For Better Outcomes, Let’s Improve Coordination With Community Care

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Posted Sep 4, 2019

Thomas Fagan, PhD, CCHP-MH

As correctional health and mental health services are more widely understood to be a piece of the larger public health system, the question many correctional health care providers ask is, “How can we more effectively transition individuals both into and out of our correctional facilities?”

Barriers to Continuity

Although there are a number of excellent court-based programs designed to divert individuals with serious mental health, substance abuse or psychological trauma, individuals who do not succeed in these programs often end up behind bars. How quickly and in what format health care information is transferred to correctional health care providers is important to ensure that medications and treatment are continued without interruption.

And yet, few localities have a well-defined mechanism for communicating this information effectively and efficiently. Surely in this age of advanced technology, there is a way to codify essential health care information and move it in a timely fashion throughout our public health care system while simultaneously safeguarding patient privacy.

Similarly, individuals whose medical, mental health and/or substance use problems have been stabilized while in prison or jail will need additional community support when they are released. Research suggests that without strong community support, the chance of recidivism among these individuals increases significantly. Clearly, they need ongoing medical and mental health support with community health care providers, and how efficiently and effectively their individual treatment needs are communicated to these health care providers is, once again, essential for continuity of care. While this is an obvious statement to make, the process is fraught with problems.

Many jurisdictions do not have effective communication mechanisms by which to transfer relevant treatment information from correctional to community health care providers. Additionally, releasees may not have the mental capacity to follow through with health care appointments or adhere to prescribed medication and treatment regimens. They may not have the financial ability to pay for health care services due to their lack of employment, nor have quick access to Medicaid benefits that were terminated with incarceration. They may not have access to the transportation needed to access this care.

In addition, community-based health care providers may be reluctant to treat individuals who were incarcerated. In many cases, postrelease adjustment for those with chronic medical, mental health and/or substance use disorders is further complicated by a lack of adequate housing and the family or community support needed to help these individuals navigate postrelease issues and problems.

Smoothing the Way to Successful Reentry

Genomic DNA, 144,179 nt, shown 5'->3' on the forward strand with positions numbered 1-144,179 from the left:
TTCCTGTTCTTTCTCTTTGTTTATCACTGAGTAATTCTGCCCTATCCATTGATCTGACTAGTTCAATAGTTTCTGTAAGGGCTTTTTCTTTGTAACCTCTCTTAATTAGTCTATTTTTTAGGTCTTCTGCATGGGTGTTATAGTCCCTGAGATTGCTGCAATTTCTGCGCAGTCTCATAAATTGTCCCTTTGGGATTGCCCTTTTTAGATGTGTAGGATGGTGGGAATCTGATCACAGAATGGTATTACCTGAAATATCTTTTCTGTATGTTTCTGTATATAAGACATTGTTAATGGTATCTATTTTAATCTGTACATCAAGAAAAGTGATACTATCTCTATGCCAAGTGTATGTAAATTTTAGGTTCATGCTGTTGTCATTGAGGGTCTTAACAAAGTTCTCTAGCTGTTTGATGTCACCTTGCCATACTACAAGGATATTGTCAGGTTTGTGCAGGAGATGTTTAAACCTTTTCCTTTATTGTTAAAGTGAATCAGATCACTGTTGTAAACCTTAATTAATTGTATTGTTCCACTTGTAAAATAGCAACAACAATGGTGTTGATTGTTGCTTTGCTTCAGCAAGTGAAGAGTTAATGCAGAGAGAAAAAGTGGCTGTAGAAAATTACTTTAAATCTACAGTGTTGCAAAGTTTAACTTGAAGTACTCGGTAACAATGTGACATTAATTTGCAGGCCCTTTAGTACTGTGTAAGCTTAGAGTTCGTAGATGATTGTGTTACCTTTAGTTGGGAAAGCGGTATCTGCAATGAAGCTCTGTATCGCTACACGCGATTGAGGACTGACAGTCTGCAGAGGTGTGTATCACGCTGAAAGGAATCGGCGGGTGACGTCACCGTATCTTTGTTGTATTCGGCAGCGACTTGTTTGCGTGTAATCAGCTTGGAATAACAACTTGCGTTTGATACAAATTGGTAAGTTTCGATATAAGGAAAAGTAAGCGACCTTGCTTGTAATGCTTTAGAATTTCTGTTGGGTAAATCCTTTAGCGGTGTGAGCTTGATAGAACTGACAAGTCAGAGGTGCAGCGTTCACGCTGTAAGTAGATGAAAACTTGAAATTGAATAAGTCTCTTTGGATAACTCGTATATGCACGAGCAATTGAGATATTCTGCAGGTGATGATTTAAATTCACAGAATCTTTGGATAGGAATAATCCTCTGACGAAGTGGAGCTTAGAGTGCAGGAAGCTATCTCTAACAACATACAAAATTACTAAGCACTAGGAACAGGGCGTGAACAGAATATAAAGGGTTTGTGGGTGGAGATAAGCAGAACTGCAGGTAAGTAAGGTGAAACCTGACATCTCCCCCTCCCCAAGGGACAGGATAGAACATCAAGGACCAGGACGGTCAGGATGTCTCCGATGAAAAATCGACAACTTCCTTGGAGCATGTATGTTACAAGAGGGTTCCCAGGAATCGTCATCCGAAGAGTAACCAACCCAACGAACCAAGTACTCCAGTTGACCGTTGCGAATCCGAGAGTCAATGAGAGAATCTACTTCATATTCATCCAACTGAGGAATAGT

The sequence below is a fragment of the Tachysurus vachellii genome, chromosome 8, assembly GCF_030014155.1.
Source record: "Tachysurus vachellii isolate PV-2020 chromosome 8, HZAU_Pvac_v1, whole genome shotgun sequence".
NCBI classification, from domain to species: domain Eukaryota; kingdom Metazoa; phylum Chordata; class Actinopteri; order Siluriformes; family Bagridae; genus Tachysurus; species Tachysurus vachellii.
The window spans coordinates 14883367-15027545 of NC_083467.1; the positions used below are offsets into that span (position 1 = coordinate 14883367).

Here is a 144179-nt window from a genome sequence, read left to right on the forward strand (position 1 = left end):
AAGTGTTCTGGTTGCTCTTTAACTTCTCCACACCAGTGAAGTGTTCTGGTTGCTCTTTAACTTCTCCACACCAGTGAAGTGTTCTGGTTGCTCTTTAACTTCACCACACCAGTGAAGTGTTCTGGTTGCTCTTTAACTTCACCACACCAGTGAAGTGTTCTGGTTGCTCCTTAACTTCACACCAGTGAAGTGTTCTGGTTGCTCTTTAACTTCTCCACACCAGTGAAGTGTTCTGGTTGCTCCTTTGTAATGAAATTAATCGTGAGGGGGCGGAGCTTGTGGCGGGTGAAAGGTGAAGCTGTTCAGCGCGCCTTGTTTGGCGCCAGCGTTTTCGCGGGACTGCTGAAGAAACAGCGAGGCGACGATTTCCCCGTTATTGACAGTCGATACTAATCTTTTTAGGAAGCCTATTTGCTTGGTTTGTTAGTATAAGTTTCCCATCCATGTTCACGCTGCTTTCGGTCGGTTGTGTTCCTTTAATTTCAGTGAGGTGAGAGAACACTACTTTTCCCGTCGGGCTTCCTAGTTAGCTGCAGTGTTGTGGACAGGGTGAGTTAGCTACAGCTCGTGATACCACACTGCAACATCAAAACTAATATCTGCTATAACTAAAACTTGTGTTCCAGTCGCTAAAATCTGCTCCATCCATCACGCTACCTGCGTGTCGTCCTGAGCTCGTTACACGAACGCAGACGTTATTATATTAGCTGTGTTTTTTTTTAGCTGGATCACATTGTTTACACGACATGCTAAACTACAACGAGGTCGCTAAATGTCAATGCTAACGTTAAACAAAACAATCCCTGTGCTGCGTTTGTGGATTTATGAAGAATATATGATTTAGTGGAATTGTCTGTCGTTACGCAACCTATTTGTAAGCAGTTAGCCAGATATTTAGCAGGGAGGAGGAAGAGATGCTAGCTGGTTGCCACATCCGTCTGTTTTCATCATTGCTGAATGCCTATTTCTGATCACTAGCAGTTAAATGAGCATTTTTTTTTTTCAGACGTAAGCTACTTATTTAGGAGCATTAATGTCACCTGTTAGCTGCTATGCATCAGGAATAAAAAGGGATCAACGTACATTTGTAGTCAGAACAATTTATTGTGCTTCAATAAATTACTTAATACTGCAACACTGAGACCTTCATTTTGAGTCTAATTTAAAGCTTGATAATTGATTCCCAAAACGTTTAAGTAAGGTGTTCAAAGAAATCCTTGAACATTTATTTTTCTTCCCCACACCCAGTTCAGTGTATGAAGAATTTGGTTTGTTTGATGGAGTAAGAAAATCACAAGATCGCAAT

While these problems are significant, some jurisdictions are finding innovative ways to address many of these issues. For example, some correctional systems are implementing prerelease programs as early as six months prior to release. Through these programs, soon-to-be-released individuals are educated about common obstacles that others have found postrelease and how they overcame these obstacles. They are informed about community-based programs and services that may be of benefit to them and how to access these programs. Community health care providers are also brought into the correctional facility and introduced to their future clients and their treatment programs and individual needs. This “in-reach” approach gives the patient and the community-based provider an opportunity to establish a therapeutic relationship before release.

Other jurisdictions are using an extensive “out-reach” approach to managing releasees. These programs typically use a multidisciplinary team approach designed to aggressively address the various needs of each released individual. These programs, sometimes called assertive community treatment programs, assign each person to an individual “navigator” or team of individuals who assist with housing, employment, treatment and transportation needs and provide the community-based support and encouragement that is often lacking, but desperately needed for a successful community reentry. In some programs, navigators will pick the client up at the prison or jail gate and provide transport to community supported housing.

Research suggests that these in-reach and out-reach programs can reduce recidivism. However, the obvious problem for many jurisdictions is that these programs are very labor-intensive and, therefore, costly. Furthermore, such programs are lacking in many jurisdictions, particularly in rural settings. However, given the high cost of multiple incarcerations, along with the fact that people with chronic medical and mental health problems recidivate more often and spend more time incarcerated than those without such problems, it may be time to consider innovative approaches that invest resources to address these problems as early as possible and in the least restrictive environment required.

To accomplish these objectives would require better coordination between individual law enforcement and community health care agencies, more effective sharing of health care data, possible tweaking of HIPAA laws and better integration of correctional health care into the larger public health care system.

– Thomas J. Fagan, PhD, CCHP-MH, is the chair of the NCCHC board of directors. This column first appeared in the Summer 2019 issue of CorrectCare, Vol. 33, Issue 3.